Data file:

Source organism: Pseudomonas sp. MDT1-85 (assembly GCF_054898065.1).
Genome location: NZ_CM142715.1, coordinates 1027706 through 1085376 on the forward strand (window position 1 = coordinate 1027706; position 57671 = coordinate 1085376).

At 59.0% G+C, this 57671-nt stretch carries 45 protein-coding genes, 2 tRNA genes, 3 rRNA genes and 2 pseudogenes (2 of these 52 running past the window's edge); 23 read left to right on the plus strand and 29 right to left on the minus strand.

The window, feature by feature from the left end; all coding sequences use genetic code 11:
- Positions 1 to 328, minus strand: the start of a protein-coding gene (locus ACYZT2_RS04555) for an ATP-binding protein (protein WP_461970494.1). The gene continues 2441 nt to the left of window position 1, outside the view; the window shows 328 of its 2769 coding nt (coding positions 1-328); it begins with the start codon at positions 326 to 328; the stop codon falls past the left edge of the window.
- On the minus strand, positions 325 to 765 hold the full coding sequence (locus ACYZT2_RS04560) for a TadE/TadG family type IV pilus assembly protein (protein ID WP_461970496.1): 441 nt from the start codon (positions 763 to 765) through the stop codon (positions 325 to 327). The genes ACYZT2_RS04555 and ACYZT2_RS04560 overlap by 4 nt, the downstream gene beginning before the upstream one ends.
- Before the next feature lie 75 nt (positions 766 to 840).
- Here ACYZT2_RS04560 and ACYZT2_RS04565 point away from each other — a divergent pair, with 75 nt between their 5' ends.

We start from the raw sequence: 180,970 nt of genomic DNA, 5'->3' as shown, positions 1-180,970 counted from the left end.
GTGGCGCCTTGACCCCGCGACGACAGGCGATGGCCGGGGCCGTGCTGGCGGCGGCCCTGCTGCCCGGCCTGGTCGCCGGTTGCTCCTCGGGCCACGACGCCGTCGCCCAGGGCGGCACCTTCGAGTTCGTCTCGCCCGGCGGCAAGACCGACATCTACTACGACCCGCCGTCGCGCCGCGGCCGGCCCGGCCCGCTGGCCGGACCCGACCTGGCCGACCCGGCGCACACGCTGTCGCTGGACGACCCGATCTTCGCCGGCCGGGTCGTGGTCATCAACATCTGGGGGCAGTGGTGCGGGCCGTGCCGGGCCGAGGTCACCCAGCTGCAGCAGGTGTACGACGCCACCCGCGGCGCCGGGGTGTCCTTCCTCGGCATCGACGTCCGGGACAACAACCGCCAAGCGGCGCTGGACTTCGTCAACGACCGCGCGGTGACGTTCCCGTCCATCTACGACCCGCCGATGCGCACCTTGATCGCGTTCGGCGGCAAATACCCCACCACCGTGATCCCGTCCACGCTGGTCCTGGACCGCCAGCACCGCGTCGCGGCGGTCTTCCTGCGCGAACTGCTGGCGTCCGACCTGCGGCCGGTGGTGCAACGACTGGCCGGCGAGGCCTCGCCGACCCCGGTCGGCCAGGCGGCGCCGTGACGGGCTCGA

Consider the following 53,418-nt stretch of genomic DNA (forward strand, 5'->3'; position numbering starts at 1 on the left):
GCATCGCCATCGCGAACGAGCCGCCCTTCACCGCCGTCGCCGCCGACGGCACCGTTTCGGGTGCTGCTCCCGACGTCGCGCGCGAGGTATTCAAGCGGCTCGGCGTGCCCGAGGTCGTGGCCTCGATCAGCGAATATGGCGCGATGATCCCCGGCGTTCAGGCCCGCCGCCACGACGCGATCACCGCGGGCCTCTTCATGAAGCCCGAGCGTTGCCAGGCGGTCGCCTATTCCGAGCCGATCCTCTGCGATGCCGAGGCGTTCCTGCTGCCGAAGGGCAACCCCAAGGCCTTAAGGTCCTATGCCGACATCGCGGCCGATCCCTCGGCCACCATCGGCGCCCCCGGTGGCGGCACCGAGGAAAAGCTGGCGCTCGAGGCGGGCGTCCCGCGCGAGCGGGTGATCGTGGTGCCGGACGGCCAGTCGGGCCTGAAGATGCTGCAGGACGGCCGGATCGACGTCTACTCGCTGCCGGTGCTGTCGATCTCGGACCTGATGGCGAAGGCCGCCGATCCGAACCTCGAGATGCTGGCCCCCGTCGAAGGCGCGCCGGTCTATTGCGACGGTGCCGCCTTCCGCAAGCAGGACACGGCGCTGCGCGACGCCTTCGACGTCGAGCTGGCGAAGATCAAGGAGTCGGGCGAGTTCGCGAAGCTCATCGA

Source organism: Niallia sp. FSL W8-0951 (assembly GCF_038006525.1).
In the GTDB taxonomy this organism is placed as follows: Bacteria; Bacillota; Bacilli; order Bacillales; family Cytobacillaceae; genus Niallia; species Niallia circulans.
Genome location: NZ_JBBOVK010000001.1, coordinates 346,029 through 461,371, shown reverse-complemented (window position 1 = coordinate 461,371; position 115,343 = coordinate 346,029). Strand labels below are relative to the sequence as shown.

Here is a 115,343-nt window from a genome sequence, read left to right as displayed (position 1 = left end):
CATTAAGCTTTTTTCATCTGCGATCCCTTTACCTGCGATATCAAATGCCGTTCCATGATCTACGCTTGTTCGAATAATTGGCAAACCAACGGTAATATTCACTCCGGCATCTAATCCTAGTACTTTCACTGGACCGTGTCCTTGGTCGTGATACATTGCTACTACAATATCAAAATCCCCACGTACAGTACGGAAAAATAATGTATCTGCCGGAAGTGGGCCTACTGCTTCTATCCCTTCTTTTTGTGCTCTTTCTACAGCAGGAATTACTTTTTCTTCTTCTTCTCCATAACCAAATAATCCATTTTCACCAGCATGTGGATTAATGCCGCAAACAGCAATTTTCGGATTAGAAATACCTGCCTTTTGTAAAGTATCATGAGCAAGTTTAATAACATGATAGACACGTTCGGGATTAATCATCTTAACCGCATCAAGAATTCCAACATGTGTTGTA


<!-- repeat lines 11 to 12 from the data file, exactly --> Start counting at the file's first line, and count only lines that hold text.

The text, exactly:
Consider the following 53,418-nt stretch of genomic DNA (forward strand, 5'->3'; position numbering starts at 1 on the left):
GCATCGCCATCGCGAACGAGCCGCCCTTCACCGCCGTCGCCGCCGACGGCACCGTTTCGGGTGCTGCTCCCGACGTCGCGCGCGAGGTATTCAAGCGGCTCGGCGTGCCCGAGGTCGTGGCCTCGATCAGCGAATATGGCGCGATGATCCCCGGCGTTCAGGCCCGCCGCCACGACGCGATCACCGCGGGCCTCTTCATGAAGCCCGAGCGTTGCCAGGCGGTCGCCTATTCCGAGCCGATCCTCTGCGATGCCGAGGCGTTCCTGCTGCCGAAGGGCAACCCCAAGGCCTTAAGGTCCTATGCCGACATCGCGGCCGATCCCTCGGCCACCATCGGCGCCCCCGGTGGCGGCACCGAGGAAAAGCTGGCGCTCGAGGCGGGCGTCCCGCGCGAGCGGGTGATCGTGGTGCCGGACGGCCAGTCGGGCCTGAAGATGCTGCAGGACGGCCGGATCGACGTCTACTCGCTGCCGGTGCTGTCGATCTCGGACCTGATGGCGAAGGCCGCCGATCCGAACCTCGAGATGCTGGCCCCCGTCGAAGGCGCGCCGGTCTATTGCGACGGTGCCGCCTTCCGCAAGCAGGACACGGCGCTGCGCGACGCCTTCGACGTCGAGCTGGCGAAGATCAAGGAGTCGGGCGAGTTCGCGAAGCTCATCGA